The Surmountable Challenge Facing Churches Using Hymnals
Let’s face it. Our society has changed drastically in a few ways over recent decades.
I suppose technology is the most obvious and dramatic change. I mean, who would’ve dreamed in the 90’s that cell phones would become what they now are?
Another change that may only seem obvious and dramatic to those of us living in the blue collar worship ministry world is the shift in musical know-how. The art & science of music was once widely taught in our culture: in schools, in homes, and in churches. From an early age, a person could be expected to understand at least the rudimentary concepts of notes and singing.
Today, the only folks who know anything about sight-reading are those who volunteered to take electives in middle & high school like choir, orchestra, or band. Everyone else learns to sing in their car or with their big, shiny headphones on. In other words, listening for a melody and singing it out is the most we can hope for from the younger and unchurched demographics.
Call it sad. Call it mad. Call it a travesty. Call it what you will but it’s reality today and it’s likely the reality in your church.
And what does this mean for churches using hymnals? It presents a challenge but not an insurmountable one. The challenge is: Hymns were written to be sung in 4-parts by people who had been taught which part best fit their vocal range and had at least a basic knowledge of how to follow the notes for that part.
Those people are few and far between these days. They’re even rare in choirs that teach it. I sang in school choirs in middle school, high school, and college. Even in those settings, the true behind-the-scenes story was that only couple people at each part that actually read the music and everyone else was simply attempting to follow them by ear.
Do you see the problem? 99% of the younger and unchurched demographic that may grace your church on a Sunday morning will try to sing the melody by ear (you should also know that 61% of my statistics are made up off the top of my head). And if you’re using hymnals, the melody will often be out of range for most of them (Some modern day song writers still place melodies too high for the average human).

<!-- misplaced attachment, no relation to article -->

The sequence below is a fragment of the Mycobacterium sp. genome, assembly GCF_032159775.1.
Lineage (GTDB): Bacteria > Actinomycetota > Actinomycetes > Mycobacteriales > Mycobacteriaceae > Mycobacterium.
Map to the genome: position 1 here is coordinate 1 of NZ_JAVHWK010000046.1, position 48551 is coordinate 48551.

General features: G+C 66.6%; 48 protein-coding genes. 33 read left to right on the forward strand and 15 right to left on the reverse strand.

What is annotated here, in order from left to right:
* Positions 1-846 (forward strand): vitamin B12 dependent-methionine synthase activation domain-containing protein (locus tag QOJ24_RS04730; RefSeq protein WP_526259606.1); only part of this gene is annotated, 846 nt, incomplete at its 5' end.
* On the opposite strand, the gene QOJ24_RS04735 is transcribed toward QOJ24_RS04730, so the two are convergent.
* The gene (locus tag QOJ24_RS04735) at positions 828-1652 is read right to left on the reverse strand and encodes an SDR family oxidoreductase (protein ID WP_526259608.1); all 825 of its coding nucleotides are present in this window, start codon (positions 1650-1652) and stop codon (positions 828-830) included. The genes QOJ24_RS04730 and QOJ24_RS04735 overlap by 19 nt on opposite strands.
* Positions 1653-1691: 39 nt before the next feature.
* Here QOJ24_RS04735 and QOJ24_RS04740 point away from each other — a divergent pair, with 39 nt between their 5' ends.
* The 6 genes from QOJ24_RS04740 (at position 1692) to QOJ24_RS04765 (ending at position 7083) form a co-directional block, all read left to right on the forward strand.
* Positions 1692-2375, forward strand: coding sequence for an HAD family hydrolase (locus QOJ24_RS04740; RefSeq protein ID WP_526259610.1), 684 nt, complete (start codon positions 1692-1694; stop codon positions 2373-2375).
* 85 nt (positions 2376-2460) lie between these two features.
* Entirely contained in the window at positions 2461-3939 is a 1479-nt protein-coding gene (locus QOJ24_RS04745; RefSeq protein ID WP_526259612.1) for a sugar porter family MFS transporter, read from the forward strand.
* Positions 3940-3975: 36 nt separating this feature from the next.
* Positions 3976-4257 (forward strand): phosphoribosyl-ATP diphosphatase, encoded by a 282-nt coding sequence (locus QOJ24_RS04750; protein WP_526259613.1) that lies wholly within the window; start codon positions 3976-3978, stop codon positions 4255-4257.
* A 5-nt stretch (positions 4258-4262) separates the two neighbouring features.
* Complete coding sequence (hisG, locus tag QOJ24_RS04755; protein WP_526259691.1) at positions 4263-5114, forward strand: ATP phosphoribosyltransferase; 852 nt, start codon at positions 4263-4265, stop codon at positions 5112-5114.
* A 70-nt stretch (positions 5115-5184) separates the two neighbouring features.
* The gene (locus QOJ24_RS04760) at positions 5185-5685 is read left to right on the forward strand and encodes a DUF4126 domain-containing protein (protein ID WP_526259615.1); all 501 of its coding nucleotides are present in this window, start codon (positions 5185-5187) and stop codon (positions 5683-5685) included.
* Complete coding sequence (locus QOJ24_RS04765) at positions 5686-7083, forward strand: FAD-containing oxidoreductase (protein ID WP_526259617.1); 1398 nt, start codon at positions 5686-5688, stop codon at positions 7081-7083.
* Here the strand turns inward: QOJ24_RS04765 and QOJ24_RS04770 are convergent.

Does this mean the hymnals have to go? Nope. Not saying that. But churches using hymnals need a solution that will begin to engage a broader demographic in singing. The way I see it, you’ve got 2 options:
The Bad One
You could launch a music education campaign in your local church to try and save the good ol’ ways. But I think you’ll find that boat has sailed. Traditional choirs have generally been in decline for years and I suspect your entire church would follow suit if you try training them all to be a traditional choir.
The Good One
Or you could just change the key. When you plan this week’s hymns, check the range of the melody. To engage the most people, you’d like it to generally fall between middle C and the C below. If it’s too high, transpose it down a bit. You don’t even have to be a musical genius: Use a great tool like SongSelect to do the heavy lifting for you.
Hymnal-users out there, what other challenges are you aware of? Do you have other possible solutions?
Disclosure: I have not received any compensation for writing this post. I have no material connection to the brands, products, or services that I have mentioned. I am disclosing this in accordance with the Federal Trade Commission’s 16 CFR, Part 255: “Guides Concerning the Use of Endorsements and Testimonials in Advertising.”